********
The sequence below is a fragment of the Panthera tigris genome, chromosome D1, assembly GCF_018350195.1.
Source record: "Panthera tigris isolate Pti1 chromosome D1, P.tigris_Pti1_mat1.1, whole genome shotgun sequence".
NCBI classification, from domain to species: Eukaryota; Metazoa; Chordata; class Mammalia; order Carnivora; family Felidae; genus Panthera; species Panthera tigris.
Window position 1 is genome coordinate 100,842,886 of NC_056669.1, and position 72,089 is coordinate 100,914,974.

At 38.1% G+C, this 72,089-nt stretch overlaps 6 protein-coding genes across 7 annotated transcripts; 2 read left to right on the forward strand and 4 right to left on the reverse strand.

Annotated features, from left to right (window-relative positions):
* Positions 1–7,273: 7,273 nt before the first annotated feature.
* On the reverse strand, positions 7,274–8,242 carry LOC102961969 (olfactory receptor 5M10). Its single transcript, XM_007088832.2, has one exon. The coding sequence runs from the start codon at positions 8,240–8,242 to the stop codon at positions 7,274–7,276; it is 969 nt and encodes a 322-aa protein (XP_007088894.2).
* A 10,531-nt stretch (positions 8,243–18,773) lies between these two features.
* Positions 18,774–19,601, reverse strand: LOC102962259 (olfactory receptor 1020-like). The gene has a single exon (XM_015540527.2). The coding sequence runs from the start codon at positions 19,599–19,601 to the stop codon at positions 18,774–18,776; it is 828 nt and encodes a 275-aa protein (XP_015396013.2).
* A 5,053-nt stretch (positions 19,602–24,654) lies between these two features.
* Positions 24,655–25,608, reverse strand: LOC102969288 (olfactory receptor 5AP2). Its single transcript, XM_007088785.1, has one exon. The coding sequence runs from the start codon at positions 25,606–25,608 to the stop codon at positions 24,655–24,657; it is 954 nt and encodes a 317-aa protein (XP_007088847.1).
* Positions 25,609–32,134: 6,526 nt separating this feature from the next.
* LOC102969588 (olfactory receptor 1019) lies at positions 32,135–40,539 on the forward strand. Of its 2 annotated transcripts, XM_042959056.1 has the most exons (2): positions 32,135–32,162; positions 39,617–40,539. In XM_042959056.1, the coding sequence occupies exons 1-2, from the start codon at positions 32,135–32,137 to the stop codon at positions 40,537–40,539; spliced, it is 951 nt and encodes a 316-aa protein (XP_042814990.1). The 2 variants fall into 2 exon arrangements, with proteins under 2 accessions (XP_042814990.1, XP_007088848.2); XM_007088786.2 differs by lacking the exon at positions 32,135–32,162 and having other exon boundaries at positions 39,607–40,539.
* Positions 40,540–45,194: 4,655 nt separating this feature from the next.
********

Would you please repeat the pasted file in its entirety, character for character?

The sequence below is a fragment of the Panthera tigris genome, chromosome D1, assembly GCF_018350195.1.
Source record: "Panthera tigris isolate Pti1 chromosome D1, P.tigris_Pti1_mat1.1, whole genome shotgun sequence".
NCBI classification, from domain to species: Eukaryota; Metazoa; Chordata; class Mammalia; order Carnivora; family Felidae; genus Panthera; species Panthera tigris.
Window position 1 is genome coordinate 100,842,886 of NC_056669.1, and position 72,089 is coordinate 100,914,974.

At 38.1% G+C, this 72,089-nt stretch overlaps 6 protein-coding genes across 7 annotated transcripts; 2 read left to right on the forward strand and 4 right to left on the reverse strand.

Annotated features, from left to right (window-relative positions):
* Positions 1–7,273: 7,273 nt before the first annotated feature.
* On the reverse strand, positions 7,274–8,242 carry LOC102961969 (olfactory receptor 5M10). Its single transcript, XM_007088832.2, has one exon. The coding sequence runs from the start codon at positions 8,240–8,242 to the stop codon at positions 7,274–7,276; it is 969 nt and encodes a 322-aa protein (XP_007088894.2).
* A 10,531-nt stretch (positions 8,243–18,773) lies between these two features.
* Positions 18,774–19,601, reverse strand: LOC102962259 (olfactory receptor 1020-like). The gene has a single exon (XM_015540527.2). The coding sequence runs from the start codon at positions 19,599–19,601 to the stop codon at positions 18,774–18,776; it is 828 nt and encodes a 275-aa protein (XP_015396013.2).
* A 5,053-nt stretch (positions 19,602–24,654) lies between these two features.
* Positions 24,655–25,608, reverse strand: LOC102969288 (olfactory receptor 5AP2). Its single transcript, XM_007088785.1, has one exon. The coding sequence runs from the start codon at positions 25,606–25,608 to the stop codon at positions 24,655–24,657; it is 954 nt and encodes a 317-aa protein (XP_007088847.1).
* Positions 25,609–32,134: 6,526 nt separating this feature from the next.
* LOC102969588 (olfactory receptor 1019) lies at positions 32,135–40,539 on the forward strand. Of its 2 annotated transcripts, XM_042959056.1 has the most exons (2): positions 32,135–32,162; positions 39,617–40,539. In XM_042959056.1, the coding sequence occupies exons 1-2, from the start codon at positions 32,135–32,137 to the stop codon at positions 40,537–40,539; spliced, it is 951 nt and encodes a 316-aa protein (XP_042814990.1). The 2 variants fall into 2 exon arrangements, with proteins under 2 accessions (XP_042814990.1, XP_007088848.2); XM_007088786.2 differs by lacking the exon at positions 32,135–32,162 and having other exon boundaries at positions 39,607–40,539.
* Positions 40,540–45,194: 4,655 nt separating this feature from the next.